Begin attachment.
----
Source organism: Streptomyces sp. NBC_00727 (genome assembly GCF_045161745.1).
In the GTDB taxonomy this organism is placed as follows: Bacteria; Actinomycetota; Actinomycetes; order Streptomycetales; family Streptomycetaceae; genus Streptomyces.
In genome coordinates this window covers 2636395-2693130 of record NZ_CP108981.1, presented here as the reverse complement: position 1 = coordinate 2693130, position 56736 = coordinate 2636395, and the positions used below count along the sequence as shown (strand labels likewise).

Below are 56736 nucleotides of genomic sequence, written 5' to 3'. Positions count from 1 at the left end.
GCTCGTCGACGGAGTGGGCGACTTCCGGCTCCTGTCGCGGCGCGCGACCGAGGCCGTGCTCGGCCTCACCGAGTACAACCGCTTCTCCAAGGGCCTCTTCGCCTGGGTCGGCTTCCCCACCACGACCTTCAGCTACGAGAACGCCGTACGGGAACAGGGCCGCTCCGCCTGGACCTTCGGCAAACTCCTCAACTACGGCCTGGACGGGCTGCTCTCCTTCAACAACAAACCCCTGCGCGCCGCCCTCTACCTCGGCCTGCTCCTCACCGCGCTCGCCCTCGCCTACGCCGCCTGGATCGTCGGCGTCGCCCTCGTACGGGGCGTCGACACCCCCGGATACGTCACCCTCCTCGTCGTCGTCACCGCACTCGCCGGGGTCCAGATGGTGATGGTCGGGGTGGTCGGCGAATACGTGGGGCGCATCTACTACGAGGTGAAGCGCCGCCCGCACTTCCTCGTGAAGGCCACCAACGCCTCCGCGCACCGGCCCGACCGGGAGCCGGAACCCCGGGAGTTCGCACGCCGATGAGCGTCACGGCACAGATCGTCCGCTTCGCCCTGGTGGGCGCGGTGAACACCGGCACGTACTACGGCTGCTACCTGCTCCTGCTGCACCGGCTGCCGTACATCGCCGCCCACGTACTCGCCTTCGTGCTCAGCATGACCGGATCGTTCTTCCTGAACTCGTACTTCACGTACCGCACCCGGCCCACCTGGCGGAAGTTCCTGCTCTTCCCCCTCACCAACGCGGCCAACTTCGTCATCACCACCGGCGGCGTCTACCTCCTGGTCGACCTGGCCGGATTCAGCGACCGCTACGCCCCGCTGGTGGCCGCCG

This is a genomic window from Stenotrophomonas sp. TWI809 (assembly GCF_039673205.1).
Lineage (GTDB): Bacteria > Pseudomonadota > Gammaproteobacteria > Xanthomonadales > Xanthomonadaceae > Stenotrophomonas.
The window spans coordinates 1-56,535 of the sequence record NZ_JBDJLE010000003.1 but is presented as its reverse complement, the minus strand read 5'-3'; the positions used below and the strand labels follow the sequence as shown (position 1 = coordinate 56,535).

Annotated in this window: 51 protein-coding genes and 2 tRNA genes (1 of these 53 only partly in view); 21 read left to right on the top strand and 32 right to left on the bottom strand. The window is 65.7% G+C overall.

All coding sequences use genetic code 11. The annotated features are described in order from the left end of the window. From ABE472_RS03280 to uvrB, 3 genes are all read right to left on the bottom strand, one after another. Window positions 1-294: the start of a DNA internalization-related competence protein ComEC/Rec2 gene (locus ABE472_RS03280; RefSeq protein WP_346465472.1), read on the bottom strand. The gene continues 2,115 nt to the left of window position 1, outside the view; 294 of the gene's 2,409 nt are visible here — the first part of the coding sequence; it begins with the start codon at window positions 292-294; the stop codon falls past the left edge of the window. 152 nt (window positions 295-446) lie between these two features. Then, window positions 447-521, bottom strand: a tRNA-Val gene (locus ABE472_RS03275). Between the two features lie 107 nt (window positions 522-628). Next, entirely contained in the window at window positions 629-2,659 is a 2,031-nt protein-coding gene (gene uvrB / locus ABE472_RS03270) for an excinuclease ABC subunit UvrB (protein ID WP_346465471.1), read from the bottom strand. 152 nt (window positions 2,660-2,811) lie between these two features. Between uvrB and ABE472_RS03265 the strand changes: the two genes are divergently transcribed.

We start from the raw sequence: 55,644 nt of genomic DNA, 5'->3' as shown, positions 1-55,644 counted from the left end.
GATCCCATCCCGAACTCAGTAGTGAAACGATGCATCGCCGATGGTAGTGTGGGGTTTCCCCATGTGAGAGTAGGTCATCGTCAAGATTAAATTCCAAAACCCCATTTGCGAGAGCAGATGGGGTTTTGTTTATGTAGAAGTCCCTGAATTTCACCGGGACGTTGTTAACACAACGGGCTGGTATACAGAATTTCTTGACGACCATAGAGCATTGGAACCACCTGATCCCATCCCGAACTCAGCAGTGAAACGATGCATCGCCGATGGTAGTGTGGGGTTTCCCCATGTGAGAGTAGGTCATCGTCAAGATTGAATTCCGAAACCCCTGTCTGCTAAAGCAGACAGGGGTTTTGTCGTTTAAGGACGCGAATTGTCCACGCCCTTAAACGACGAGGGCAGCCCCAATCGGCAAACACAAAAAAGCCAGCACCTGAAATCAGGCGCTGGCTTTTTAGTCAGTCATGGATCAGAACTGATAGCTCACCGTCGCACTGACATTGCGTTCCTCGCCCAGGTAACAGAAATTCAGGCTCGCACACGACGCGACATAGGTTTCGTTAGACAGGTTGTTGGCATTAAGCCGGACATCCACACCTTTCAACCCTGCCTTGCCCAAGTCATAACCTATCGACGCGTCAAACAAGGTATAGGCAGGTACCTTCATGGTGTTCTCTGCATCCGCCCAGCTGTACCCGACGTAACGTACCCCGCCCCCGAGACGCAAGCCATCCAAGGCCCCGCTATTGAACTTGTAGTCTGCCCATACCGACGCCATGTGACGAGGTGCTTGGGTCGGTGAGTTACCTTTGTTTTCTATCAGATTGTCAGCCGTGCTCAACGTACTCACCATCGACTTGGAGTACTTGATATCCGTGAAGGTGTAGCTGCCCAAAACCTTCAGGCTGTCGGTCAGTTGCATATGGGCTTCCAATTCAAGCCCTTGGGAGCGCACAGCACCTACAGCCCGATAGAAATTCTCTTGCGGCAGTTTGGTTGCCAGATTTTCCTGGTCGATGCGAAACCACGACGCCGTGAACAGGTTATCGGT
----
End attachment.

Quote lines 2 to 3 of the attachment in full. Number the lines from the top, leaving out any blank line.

In the GTDB taxonomy this organism is placed as follows: Bacteria; Actinomycetota; Actinomycetes; order Streptomycetales; family Streptomycetaceae; genus Streptomyces.
In genome coordinates this window covers 2636395-2693130 of record NZ_CP108981.1, presented here as the reverse complement: position 1 = coordinate 2693130, position 56736 = coordinate 2636395, and the positions used below count along the sequence as shown (strand labels likewise).